This goes to the crux of the problem that the sheriff had to address. Even the executors who petitioned the court about giving effect to the informal writings admitted that the writings were “not clear”. The executors, however, argued that the writing on the envelope contained sufficient testamentary intent by Miss Downey which would have the effect of changing the content of her Will.

To understand their argument that there was testamentary intent, there has to be clear evidence that the person who wrote the words intended that they have testamentary effect. In other words, that the words written were meant to change the content of the Will.

Some Wills contain a clause allowing effect to be given to informal writings by the testator (the person making the Will). This Will did not contain such a clause. However, that does not prevent informal writings containing testamentary intent from being taken into account.

It seems the words were written by Miss Downey and signed by her and that meant that they complied with the Requirements of Writing (Scotland) Act 1995. However, that still left the question as to whether the works amounted to testamentary intent.

What was the outcome of this case?

The case failed and the words written on the envelope were not taken into account when interpreting the Will. The sheriff said “The intention of the writer of the Informal Writing is not clear from the words used. There is, to use contractual language, no operative clause, which clearly and succinctly informs the reader what the writer’s intention is and what is to be done (unless one assumes testamentary intent when it is obvious what the Informal Writing means). Put another way, testamentary language is not used.”

In summing up, the sheriff said “There’s the rub, to my mind. The evidence from what’s written, where it’s written and where it’s found individually and collectively fail to persuade me on a balance of probabilities that the deceased intended to alter her 2012 will which is a clear and probative testamentary writing.”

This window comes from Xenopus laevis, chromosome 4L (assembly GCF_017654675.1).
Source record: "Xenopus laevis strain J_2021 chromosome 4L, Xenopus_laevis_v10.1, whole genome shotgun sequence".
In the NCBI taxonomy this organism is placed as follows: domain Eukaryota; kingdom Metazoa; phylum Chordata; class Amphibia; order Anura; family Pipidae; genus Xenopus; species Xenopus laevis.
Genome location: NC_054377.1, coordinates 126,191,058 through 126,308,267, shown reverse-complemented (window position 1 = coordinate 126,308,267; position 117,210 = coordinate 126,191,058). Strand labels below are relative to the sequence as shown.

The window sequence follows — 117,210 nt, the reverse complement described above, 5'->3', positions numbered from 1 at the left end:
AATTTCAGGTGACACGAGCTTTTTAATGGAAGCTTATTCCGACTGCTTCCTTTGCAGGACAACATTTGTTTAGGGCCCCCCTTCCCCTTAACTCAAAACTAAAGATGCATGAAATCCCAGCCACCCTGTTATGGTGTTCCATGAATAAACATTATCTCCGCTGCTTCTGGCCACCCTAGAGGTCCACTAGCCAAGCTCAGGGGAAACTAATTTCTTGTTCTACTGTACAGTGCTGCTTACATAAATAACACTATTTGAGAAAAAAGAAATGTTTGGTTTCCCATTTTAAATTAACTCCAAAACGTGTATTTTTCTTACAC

We have summarised the judgement in this article. If you would like to read the full judgement, please click here.

What should you do if you want to make changes to your Will?

As you can see from this case, you must take very great care if you want to change your Will. If you want to make any changes to your Will or, if you do not already have a Will and would like to make one, please contact us without delay.

© Brian O’Neill May 2022

“Making your Will with Hastings Legal solicitors includes free storage of your Will  “Solicitors do more for you

Hastings Legal specialise in providing friendly legal advice and services for Later Life matters. We are are regulated by the Law Society of Scotland so you can be sure that we have your best interests at heart.

Hastings Legal have offices in Kelso, Duns, Selkirk, Eyemouth, Coldstream and Jedburgh. If you are too ill to come to us, don’t worry, one of our solicitors can visit you at home or in Hospital

It’s good to know that your affairs are in order

Other Resources

Law Society of Scotland

Share this Page